Book Clubs

Ames is happy to visit your book club by Facetime, phone, or in person if possible.

 

Book Club Questions for Don't Put the Boats Away

What do you remember about the period after World War Two?

What struck you as familiar in the early chapters? What did you resonate with?

What did you think about the ways in which the characters of Harriet and Nat developed in Don’t Put the Boats Away?

What did you think of Eleanor’s alcoholism?

Given Harriet’s passion to become a research chemist, what did you think about her staying home with her children while they were young?

What did you think about Nat’s marriage to Dorie?

What did you think about Nat’s giving up his career as a jazz musician?

Which of Harriet’s struggles did you find to be most engaging?

What did you think about Nat’s having Dorie‘s tubes tied without her knowledge after they’d had four children?

Were you surprised to learn that the U of MN was the best heart research center in the country during the early 1950s?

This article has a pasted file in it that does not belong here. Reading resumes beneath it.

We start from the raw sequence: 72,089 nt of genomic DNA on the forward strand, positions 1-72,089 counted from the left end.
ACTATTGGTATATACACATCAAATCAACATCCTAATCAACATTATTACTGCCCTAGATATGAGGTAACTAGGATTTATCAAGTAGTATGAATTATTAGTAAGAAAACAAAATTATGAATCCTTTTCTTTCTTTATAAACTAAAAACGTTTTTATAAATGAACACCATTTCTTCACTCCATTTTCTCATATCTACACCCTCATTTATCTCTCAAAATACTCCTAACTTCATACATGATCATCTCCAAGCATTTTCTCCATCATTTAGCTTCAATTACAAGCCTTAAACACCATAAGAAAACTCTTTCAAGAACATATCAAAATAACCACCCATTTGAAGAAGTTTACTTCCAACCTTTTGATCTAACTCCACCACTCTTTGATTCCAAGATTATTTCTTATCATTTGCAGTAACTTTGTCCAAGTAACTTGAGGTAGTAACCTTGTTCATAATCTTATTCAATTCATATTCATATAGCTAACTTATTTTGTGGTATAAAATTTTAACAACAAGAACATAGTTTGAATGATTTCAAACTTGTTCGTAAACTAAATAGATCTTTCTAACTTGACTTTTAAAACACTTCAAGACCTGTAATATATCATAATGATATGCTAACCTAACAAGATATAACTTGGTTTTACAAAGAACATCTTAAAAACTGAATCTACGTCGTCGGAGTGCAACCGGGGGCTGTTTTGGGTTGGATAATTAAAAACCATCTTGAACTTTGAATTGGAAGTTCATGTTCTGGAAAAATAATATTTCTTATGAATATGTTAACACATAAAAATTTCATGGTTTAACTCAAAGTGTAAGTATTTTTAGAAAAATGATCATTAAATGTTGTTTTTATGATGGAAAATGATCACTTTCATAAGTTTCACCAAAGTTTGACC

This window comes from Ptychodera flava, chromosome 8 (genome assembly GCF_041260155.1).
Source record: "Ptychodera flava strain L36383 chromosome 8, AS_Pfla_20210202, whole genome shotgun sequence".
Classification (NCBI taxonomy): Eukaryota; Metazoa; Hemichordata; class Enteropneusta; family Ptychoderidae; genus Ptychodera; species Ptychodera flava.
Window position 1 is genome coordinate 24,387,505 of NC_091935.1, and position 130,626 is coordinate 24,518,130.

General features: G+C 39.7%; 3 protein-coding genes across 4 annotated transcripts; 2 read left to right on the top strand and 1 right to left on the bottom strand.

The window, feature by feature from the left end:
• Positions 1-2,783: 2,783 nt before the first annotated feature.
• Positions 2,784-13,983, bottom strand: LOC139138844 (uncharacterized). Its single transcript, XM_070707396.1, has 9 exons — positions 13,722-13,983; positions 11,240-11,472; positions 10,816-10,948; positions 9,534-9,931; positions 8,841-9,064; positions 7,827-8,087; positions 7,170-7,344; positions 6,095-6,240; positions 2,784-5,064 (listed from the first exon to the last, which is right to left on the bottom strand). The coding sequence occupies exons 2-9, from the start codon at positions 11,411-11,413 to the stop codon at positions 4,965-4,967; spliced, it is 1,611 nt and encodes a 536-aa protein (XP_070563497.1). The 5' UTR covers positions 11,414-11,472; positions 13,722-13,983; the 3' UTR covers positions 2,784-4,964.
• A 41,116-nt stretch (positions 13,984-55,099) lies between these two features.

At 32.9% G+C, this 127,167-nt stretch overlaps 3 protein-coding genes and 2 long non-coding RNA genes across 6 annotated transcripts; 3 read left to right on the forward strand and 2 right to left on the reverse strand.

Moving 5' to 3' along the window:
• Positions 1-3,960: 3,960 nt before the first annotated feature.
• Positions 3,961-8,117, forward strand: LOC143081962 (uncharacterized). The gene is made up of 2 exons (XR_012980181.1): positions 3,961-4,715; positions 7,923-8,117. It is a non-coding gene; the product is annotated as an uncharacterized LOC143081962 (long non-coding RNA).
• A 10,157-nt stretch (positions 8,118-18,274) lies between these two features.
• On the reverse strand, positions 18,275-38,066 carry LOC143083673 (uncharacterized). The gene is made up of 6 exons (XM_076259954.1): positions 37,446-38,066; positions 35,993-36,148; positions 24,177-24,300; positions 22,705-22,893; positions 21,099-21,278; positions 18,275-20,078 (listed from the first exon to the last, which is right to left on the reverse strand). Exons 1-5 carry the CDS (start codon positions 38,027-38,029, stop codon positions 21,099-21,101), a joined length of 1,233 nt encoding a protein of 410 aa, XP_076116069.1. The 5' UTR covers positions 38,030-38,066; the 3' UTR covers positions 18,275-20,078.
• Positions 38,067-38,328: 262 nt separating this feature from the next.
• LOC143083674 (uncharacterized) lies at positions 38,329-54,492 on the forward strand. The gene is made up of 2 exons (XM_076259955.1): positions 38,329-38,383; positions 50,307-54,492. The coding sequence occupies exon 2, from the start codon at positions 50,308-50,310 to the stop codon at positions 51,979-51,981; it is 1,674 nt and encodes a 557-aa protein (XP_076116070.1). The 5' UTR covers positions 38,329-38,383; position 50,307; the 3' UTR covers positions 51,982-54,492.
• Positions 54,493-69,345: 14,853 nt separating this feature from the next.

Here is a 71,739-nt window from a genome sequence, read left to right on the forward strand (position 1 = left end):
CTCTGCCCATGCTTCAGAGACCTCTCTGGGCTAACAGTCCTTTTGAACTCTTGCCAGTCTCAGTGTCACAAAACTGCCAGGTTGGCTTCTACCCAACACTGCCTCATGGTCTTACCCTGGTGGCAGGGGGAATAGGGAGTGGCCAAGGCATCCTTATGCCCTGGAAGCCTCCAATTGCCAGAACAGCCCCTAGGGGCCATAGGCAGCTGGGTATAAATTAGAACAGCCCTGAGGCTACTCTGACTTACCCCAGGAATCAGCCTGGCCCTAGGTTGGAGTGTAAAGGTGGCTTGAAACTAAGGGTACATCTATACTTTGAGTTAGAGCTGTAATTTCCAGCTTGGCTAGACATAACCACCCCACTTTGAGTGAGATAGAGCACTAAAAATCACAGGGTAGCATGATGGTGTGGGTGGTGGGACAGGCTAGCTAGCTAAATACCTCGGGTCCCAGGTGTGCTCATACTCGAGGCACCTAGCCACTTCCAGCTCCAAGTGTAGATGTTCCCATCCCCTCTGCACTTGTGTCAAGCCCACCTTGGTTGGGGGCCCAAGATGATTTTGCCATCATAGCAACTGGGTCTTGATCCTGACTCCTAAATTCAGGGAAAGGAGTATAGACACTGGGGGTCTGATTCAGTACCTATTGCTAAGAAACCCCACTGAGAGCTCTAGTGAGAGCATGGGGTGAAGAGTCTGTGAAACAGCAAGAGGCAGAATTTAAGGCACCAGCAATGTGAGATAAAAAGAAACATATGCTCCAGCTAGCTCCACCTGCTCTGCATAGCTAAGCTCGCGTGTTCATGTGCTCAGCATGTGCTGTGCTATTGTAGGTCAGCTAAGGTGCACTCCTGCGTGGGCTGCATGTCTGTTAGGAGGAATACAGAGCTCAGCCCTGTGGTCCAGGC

Was there a particular scene that stood out for you?

Which character did you like the most?

Did you find the conclusion satisfying?

What did you like best about Don’t Put the Boats Away?

 

Questions for Book Clubs Discussing Eleanor's Wars

What did you know about the role of women in World War I before reading Eleanor’s Wars?

What are the major themes of Eleanor’s Wars?

Eleanor’s Wars is built around a number of secrets. What role do secrets play in the novel? Were you surprised by the secrets when they were revealed or had you figured them out?

Which “voice” did you prefer: Eleanor’s or Nat’s? If you could meet either of the two characters, which one would you choose? Why?

Why did Eleanor keep her experiences in the Great War a secret?

Did you find it credible that Eleanor could still be in love with Henri 25 years after his death?

Can you be in love with more than one person at a time?

What did you like most about Eleanor’s Wars?

Why do modern readers enjoy novels about the past? How can a historical novel be a history lesson in itself?

Is there a case to be made that Eleanor’s Wars is not about the 1940s so much as it uses the comfortable distance of that time and place in order to ask questions about war, bullying, homophobia, etc.? Aren’t all novels historical?

Why are there so many books out about World War II these days?

What do you imagine happens after the end of the novel to Eleanor? George? Nat? Harry?

Is there a moral to Eleanor’s Wars? What can we learn about our world – and ourselves – from Eleanor’s story?